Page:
An economist finds a transcript of the Bretton Woods summit just sitting around with the other junk, and Annie Lowrey is there.
Eric Alterman unleashes hell on all you schmucks writing about campaign trivia.
Take a look at Lehrer’s allegedly nonpartisan, nonideological questioning. The topics ranged exclusively from “jobs” and “taxes” to the federal deficit and entitlements, with a nod toward “healthcare,” “regulation,” “the role of government” and, finally, “education.” At no point did the moderator challenge Romney on any of the specifics in his answers, regardless of whether they proved consistent with the public record of Romney’s career, the plans put forth by his campaign or the famous economic plan of his vice presidential nominee, Paul Ryan, or reality as generally understood outside the confines of Republican ideology. The only point in which Lehrer tried to demand any specifics from Romney regarded the candidate’s position on the report of the Simpson-Bowles commission, which called for steep reductions in the deficit by means of a roughly 2:1 ratio of spending cuts to revenue increases. But the commission never presented its final report, mainly because its own members (including Paul Ryan) refused to approve it. Romney’s position: “The president should have grabbed” it, but he personally opposed it.
Ben Jacobs trolls the Internet by explaining how Hillary could win the 2012 election.
In These Times remembers Wellstone.
Brown-Mandel continues to be the most irritating of campaigns.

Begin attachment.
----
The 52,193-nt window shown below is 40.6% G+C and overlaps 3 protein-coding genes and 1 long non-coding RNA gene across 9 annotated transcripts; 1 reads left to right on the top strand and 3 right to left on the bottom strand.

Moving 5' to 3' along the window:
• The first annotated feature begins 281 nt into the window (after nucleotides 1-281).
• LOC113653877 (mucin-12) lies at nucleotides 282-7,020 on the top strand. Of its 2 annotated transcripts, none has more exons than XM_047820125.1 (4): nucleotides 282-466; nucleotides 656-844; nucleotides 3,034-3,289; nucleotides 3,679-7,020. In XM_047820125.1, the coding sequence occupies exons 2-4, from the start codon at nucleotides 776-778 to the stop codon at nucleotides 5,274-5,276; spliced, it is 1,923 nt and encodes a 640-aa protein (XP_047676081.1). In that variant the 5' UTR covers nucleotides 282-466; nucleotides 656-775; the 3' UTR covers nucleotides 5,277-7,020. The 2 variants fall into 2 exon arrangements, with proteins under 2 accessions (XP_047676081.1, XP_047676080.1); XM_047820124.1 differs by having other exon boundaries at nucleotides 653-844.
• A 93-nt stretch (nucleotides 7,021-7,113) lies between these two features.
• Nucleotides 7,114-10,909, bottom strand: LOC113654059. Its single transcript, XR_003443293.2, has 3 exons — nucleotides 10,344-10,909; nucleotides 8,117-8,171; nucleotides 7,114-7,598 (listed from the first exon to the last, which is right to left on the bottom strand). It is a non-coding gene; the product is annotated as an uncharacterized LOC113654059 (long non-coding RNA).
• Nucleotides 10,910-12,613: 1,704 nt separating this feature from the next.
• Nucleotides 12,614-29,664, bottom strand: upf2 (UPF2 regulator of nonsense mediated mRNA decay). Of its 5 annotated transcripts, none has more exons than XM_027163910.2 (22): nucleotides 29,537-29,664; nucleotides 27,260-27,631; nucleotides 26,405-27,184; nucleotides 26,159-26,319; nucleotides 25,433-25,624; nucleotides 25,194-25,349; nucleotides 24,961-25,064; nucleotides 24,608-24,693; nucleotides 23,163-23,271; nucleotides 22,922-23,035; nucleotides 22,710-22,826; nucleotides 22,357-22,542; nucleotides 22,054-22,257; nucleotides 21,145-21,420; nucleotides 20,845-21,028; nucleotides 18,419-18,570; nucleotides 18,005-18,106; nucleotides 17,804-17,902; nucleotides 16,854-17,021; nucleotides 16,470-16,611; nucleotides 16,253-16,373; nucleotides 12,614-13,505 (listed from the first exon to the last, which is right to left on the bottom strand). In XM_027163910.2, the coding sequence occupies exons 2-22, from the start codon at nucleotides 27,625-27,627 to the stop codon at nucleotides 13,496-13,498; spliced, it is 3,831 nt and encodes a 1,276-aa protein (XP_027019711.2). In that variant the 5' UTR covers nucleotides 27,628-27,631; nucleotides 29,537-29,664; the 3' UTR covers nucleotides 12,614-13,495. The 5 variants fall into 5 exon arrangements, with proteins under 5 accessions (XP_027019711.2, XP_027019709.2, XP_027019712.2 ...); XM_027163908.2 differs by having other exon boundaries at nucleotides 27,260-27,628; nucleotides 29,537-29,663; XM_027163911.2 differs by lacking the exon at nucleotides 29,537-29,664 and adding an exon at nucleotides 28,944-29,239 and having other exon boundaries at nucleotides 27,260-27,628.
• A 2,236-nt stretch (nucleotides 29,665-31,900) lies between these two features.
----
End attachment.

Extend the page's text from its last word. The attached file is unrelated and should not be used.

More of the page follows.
And let’s start the day off right, with some words from George McGovern.
The tax system today does not reward hard work: it’s penalizes it. Inherited or invested wealth frequently multiplies itself while paying no taxes at all. But wages on the assembly line or in farming the land, these hard-earned dollars are taxed to the very last penny.
There is a depletion allowance for oil wells, but no depletion for the farmer who feeds us, or the worker who serves as all.
The administration tells us that we should not discuss tax reform and the election year. They would prefer to keep all discussion of the tax laws in closed rooms where the administration, its powerful friends, and their paid lobbyists, can turn every effort at reform into a new loophole for the rich and powerful.
But an election year is the people’s year to speak, and this year, the people are going to ensure that the tax system is changed so that work is rewarded and so that those who derive the highest benefits will pay their fair share rather than slipping through the loopholes at the expense of the rest of us.
So let us stand for justice and jobs and against special privilege.